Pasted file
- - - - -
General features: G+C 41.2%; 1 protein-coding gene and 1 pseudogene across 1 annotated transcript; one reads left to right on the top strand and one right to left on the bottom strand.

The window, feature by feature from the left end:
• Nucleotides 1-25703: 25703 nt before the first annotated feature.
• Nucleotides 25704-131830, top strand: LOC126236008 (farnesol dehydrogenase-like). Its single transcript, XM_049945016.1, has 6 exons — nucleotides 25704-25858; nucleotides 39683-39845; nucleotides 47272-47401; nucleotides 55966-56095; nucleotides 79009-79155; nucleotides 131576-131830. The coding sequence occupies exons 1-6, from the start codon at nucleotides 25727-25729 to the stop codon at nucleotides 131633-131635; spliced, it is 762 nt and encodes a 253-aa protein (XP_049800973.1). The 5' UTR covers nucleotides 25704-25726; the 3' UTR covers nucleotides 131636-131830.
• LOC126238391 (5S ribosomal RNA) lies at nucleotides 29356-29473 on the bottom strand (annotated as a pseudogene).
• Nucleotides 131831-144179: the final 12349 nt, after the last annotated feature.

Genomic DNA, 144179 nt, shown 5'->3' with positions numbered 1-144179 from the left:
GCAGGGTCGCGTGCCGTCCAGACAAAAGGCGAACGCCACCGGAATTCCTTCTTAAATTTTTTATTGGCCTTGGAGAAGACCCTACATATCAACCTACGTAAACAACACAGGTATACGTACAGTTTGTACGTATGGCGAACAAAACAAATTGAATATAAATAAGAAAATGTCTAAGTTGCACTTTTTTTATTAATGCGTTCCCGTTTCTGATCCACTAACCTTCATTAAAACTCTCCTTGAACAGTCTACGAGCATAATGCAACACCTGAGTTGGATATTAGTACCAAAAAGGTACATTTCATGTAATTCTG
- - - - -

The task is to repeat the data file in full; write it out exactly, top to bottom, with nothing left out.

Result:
General features: G+C 41.2%; 1 protein-coding gene and 1 pseudogene across 1 annotated transcript; one reads left to right on the top strand and one right to left on the bottom strand.

The window, feature by feature from the left end:
• Nucleotides 1-25703: 25703 nt before the first annotated feature.
• Nucleotides 25704-131830, top strand: LOC126236008 (farnesol dehydrogenase-like). Its single transcript, XM_049945016.1, has 6 exons — nucleotides 25704-25858; nucleotides 39683-39845; nucleotides 47272-47401; nucleotides 55966-56095; nucleotides 79009-79155; nucleotides 131576-131830. The coding sequence occupies exons 1-6, from the start codon at nucleotides 25727-25729 to the stop codon at nucleotides 131633-131635; spliced, it is 762 nt and encodes a 253-aa protein (XP_049800973.1). The 5' UTR covers nucleotides 25704-25726; the 3' UTR covers nucleotides 131636-131830.
• LOC126238391 (5S ribosomal RNA) lies at nucleotides 29356-29473 on the bottom strand (annotated as a pseudogene).
• Nucleotides 131831-144179: the final 12349 nt, after the last annotated feature.

Genomic DNA, 144179 nt, shown 5'->3' with positions numbered 1-144179 from the left:
GCAGGGTCGCGTGCCGTCCAGACAAAAGGCGAACGCCACCGGAATTCCTTCTTAAATTTTTTATTGGCCTTGGAGAAGACCCTACATATCAACCTACGTAAACAACACAGGTATACGTACAGTTTGTACGTATGGCGAACAAAACAAATTGAATATAAATAAGAAAATGTCTAAGTTGCACTTTTTTTATTAATGCGTTCCCGTTTCTGATCCACTAACCTTCATTAAAACTCTCCTTGAACAGTCTACGAGCATAATGCAACACCTGAGTTGGATATTAGTACCAAAAAGGTACATTTCATGTAATTCTG